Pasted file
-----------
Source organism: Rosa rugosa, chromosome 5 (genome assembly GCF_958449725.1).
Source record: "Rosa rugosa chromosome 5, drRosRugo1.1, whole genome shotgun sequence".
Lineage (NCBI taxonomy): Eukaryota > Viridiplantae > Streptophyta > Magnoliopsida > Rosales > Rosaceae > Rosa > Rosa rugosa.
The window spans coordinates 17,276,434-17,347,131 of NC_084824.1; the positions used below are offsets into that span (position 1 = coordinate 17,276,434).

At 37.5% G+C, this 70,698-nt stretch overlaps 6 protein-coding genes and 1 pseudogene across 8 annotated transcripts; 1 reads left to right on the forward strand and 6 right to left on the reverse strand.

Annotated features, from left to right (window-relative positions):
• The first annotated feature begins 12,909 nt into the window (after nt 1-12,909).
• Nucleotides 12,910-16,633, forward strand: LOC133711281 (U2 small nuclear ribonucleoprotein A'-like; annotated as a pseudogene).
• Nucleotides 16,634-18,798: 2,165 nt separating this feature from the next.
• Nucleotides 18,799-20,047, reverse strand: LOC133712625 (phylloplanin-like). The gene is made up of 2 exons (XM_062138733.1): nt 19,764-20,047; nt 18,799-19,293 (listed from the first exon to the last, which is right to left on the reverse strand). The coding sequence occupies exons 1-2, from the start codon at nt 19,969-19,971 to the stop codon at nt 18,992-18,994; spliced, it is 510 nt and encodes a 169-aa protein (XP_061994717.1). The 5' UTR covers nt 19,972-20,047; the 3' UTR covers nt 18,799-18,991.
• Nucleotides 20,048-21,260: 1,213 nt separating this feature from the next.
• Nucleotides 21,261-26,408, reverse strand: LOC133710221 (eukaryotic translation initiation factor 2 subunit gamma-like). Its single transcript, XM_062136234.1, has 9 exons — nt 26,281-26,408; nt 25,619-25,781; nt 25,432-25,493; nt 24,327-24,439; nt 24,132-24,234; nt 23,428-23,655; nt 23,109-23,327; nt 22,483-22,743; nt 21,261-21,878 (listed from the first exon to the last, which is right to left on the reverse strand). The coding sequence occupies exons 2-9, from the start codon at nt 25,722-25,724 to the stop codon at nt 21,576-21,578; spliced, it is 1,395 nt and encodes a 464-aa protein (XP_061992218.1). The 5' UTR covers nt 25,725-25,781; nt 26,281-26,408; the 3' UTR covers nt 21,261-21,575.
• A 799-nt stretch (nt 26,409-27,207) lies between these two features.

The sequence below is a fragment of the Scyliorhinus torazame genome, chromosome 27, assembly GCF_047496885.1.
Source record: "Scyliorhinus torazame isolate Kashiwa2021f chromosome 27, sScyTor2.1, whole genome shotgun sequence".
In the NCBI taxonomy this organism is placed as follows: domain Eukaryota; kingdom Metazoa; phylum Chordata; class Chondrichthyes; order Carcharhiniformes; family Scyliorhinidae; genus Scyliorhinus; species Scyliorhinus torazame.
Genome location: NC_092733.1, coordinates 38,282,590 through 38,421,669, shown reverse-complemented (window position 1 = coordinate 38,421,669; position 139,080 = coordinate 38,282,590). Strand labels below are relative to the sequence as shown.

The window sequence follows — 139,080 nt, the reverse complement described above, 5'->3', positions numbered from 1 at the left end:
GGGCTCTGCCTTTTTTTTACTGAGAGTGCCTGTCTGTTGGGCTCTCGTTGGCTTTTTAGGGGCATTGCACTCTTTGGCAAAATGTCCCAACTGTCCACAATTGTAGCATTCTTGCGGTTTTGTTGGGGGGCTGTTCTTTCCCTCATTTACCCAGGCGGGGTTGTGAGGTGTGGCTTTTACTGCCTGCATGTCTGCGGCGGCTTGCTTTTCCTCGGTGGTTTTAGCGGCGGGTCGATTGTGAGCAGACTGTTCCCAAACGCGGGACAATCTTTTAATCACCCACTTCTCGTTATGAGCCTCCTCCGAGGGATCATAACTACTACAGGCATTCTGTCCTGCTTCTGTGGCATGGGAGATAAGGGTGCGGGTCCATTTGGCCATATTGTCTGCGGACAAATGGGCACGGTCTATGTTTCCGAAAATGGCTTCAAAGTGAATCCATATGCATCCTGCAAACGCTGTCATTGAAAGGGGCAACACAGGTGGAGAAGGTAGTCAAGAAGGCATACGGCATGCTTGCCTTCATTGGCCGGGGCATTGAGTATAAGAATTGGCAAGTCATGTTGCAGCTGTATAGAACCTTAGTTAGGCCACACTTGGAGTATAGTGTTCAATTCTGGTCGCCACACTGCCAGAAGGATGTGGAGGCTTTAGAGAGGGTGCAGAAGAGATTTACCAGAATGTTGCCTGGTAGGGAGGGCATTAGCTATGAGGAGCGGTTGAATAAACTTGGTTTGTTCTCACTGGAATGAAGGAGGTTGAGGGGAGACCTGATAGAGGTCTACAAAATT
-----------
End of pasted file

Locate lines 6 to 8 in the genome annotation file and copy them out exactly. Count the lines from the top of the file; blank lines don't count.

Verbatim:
Annotated features, from left to right (window-relative positions):
• The first annotated feature begins 12,909 nt into the window (after nt 1-12,909).
• Nucleotides 12,910-16,633, forward strand: LOC133711281 (U2 small nuclear ribonucleoprotein A'-like; annotated as a pseudogene).